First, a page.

Air Date: Week of January 31, 1997
Steve Curwood speaks with representatives from two of the leading industrialized nations about their plans to stem greenhouse gas emissions. The first guest is U.S. Undersecretary of State Tim Wirth. Following is a conversation with John Gummer, Great Britain's Secretary of State for the Environment.
CURWOOD: This is Living on Earth. I'm Steve Curwood. In late February, diplomats from around the world will gather in Bonn, Germany, to continue negotiations about what should be done to fend off global warming and avert climate change. By the end of the year the parties hope to reach an agreement on limiting the emission of gases known to trap the sun's heat, including carbon dioxide. The present treaty to limit so-called greenhouse gases that was signed in Rio in 1992 has proved to be largely unsuccessful. Only 2 industrial nations, Great Britain and Germany, will meet that agreement's voluntary goals. The United States is the biggest single human source of carbon dioxide, so there is special concern that the US has fallen far short of its promises. In response, the Clinton Administration has drafted a plan that it would like to see adopted during the climate change negotiations. And joining us now to discuss that plan is Undersecretary of State for Global Affairs, Timothy Wirth. Secretary Wirth, in your view, how much reduction in greenhouse gases is needed to stabilize the climate?
WIRTH: I think what we have to do, Steve, is work backwards from the issue of how much concentration of carbon dioxide in the atmosphere is acceptable. That really isn't known.
CURWOOD: Without a specific milestone, though, how can we really judge the success of any particular treaty?
WIRTH: Well it's very, that's a very good question, so we're taking it one step at a time. We believe that it's important for the world to have what we would call a binding treaty. So far, all of the efforts that came out of Rio were non-binding. We're trying to get the world to agree that there have to be major reductions in activities done by the developing world, so there are a number of elements preliminary to determining exactly what the level of greenhouse gases ought to be.
CURWOOD: At a minimum, what do you think we should do?
WIRTH: Well, at a minimum I think that we in the United States ought to seek to at least stabilize our emissions of greenhouse gases. And it would be my guess that we want to try to have that done some time early in the 21st century, in the year revolving around the year 2010, 2015, something like that.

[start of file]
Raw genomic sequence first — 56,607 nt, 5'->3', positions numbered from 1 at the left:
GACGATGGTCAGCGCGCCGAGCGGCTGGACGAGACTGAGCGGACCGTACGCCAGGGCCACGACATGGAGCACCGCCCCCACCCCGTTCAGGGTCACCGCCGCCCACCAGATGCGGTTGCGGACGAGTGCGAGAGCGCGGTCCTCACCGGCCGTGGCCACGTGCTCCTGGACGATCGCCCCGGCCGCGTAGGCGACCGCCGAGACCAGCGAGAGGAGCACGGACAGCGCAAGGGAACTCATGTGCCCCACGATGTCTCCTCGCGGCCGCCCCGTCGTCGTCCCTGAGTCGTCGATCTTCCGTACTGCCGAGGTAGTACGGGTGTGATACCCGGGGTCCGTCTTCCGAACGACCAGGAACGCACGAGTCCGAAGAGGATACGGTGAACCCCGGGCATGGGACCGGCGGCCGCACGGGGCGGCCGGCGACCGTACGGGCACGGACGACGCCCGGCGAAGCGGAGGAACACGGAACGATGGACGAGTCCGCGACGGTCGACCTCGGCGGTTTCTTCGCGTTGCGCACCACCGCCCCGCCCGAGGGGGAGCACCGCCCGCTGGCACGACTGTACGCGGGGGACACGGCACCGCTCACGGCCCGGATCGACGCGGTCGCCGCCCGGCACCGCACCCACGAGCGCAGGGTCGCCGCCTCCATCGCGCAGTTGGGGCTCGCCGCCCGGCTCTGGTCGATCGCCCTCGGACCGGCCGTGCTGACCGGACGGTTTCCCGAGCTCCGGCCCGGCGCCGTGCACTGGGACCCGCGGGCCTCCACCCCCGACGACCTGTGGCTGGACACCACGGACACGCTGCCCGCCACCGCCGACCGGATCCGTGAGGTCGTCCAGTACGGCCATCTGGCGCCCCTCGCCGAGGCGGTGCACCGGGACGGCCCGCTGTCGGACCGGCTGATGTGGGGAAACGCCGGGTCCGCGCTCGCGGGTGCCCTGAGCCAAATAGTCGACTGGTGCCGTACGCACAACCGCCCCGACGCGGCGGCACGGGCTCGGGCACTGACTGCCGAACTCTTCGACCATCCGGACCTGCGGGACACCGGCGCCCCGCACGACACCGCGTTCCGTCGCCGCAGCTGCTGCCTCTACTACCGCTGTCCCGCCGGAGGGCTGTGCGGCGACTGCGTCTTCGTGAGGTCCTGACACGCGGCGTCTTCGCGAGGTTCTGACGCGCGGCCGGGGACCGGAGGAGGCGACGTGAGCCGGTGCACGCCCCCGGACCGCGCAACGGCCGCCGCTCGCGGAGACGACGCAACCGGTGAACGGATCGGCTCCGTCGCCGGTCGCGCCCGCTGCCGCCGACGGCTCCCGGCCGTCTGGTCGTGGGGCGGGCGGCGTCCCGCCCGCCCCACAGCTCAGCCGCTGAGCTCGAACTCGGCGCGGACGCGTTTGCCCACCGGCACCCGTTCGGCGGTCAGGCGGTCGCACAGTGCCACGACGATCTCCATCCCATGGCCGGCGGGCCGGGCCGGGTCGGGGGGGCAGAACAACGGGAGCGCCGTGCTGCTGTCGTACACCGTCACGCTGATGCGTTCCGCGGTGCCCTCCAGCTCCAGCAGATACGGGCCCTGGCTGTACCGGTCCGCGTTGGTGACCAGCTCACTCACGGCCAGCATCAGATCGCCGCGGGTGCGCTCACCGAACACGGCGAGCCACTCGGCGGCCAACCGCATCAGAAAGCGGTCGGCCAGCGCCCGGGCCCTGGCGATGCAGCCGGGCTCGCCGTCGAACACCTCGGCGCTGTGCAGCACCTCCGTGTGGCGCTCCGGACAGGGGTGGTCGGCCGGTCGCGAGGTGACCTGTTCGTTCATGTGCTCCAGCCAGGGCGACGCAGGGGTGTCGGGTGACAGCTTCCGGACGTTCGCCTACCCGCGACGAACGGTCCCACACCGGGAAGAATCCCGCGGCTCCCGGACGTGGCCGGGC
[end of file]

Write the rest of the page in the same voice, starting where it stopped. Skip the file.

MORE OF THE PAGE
CURWOOD: Now, in this next plan, do you think we should have higher prices for energy?
WIRTH: Well, I think that we're not going to get into any kind of a taxing regime. My hunch is that we're going to end up with a kind of cap on greenhouse gases, and that will then allow a kind of trading to occur. That will have to be accompanied by the ability of the developed world to work with the developing world. If, for example, it would cost us in the United States $100 to limit a ton of carbon dioxide, but you could limit a ton in China for $5, it's obviously much more cost effective to limit that ton of carbon in China.
CURWOOD: In shorthand we're talking about essentially paying the Chinese not to use their coal reserves?
WIRTH: What we're saying to them, it's, they're going to be building a lot of power plants in the future. We're saying to them, you build these power plants, but we would like to work with you in terms of making them as clean and as modern as possible.
CURWOOD: What impact would these reductions have on the workers and consumers in the United States, do you think?
WIRTH: Well, it can be a net positive, again, if we do it right. If you think of the turn of the century before, people were developing better horse blankets and were developing better saddles and were developing better wagons. And suddenly the automobile came along. You know part of my family in Cleveland was in the horse blanket making business and they went out of business. There are going to be displacements and changes, but ultimately, the automobile developed a much broader employment base, and its potential, if we do it right in the 21st century, for a great deal of new technologies to come in that provide a more modern job base and one that reflects the ultimate imperative of climate change.